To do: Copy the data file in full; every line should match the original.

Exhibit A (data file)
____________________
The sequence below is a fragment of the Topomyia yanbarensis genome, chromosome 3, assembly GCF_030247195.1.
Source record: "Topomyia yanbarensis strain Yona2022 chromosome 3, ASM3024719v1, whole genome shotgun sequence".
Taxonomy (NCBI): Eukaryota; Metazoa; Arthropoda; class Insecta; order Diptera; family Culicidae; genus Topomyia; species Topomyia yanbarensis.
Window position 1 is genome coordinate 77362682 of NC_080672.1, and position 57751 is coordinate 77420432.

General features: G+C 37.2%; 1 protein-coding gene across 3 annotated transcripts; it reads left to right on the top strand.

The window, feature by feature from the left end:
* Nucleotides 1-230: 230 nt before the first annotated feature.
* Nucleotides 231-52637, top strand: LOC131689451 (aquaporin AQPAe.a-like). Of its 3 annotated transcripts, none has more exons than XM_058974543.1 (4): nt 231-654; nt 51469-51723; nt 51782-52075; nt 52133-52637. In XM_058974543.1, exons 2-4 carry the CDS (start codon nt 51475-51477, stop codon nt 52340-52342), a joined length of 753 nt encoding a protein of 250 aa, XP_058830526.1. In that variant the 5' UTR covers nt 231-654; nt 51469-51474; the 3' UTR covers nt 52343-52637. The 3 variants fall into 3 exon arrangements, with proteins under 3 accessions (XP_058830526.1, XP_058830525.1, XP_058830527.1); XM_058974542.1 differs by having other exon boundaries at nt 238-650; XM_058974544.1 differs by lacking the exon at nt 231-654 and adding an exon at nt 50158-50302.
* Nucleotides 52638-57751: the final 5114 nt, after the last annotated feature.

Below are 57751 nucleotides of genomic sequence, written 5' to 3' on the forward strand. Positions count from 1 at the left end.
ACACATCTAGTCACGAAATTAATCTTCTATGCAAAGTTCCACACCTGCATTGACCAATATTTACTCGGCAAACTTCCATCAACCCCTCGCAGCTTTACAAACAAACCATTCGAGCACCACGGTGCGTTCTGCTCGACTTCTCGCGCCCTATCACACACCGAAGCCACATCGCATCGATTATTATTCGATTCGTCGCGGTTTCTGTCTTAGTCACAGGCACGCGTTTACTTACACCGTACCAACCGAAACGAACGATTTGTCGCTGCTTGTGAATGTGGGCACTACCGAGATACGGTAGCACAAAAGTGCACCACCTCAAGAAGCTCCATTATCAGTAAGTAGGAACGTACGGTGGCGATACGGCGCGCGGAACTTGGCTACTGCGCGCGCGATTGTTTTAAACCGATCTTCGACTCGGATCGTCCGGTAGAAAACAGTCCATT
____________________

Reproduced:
The sequence below is a fragment of the Topomyia yanbarensis genome, chromosome 3, assembly GCF_030247195.1.
Source record: "Topomyia yanbarensis strain Yona2022 chromosome 3, ASM3024719v1, whole genome shotgun sequence".
Taxonomy (NCBI): Eukaryota; Metazoa; Arthropoda; class Insecta; order Diptera; family Culicidae; genus Topomyia; species Topomyia yanbarensis.
Window position 1 is genome coordinate 77362682 of NC_080672.1, and position 57751 is coordinate 77420432.

General features: G+C 37.2%; 1 protein-coding gene across 3 annotated transcripts; it reads left to right on the top strand.

The window, feature by feature from the left end:
* Nucleotides 1-230: 230 nt before the first annotated feature.
* Nucleotides 231-52637, top strand: LOC131689451 (aquaporin AQPAe.a-like). Of its 3 annotated transcripts, none has more exons than XM_058974543.1 (4): nt 231-654; nt 51469-51723; nt 51782-52075; nt 52133-52637. In XM_058974543.1, exons 2-4 carry the CDS (start codon nt 51475-51477, stop codon nt 52340-52342), a joined length of 753 nt encoding a protein of 250 aa, XP_058830526.1. In that variant the 5' UTR covers nt 231-654; nt 51469-51474; the 3' UTR covers nt 52343-52637. The 3 variants fall into 3 exon arrangements, with proteins under 3 accessions (XP_058830526.1, XP_058830525.1, XP_058830527.1); XM_058974542.1 differs by having other exon boundaries at nt 238-650; XM_058974544.1 differs by lacking the exon at nt 231-654 and adding an exon at nt 50158-50302.
* Nucleotides 52638-57751: the final 5114 nt, after the last annotated feature.

Below are 57751 nucleotides of genomic sequence, written 5' to 3' on the forward strand. Positions count from 1 at the left end.
ACACATCTAGTCACGAAATTAATCTTCTATGCAAAGTTCCACACCTGCATTGACCAATATTTACTCGGCAAACTTCCATCAACCCCTCGCAGCTTTACAAACAAACCATTCGAGCACCACGGTGCGTTCTGCTCGACTTCTCGCGCCCTATCACACACCGAAGCCACATCGCATCGATTATTATTCGATTCGTCGCGGTTTCTGTCTTAGTCACAGGCACGCGTTTACTTACACCGTACCAACCGAAACGAACGATTTGTCGCTGCTTGTGAATGTGGGCACTACCGAGATACGGTAGCACAAAAGTGCACCACCTCAAGAAGCTCCATTATCAGTAAGTAGGAACGTACGGTGGCGATACGGCGCGCGGAACTTGGCTACTGCGCGCGCGATTGTTTTAAACCGATCTTCGACTCGGATCGTCCGGTAGAAAACAGTCCATT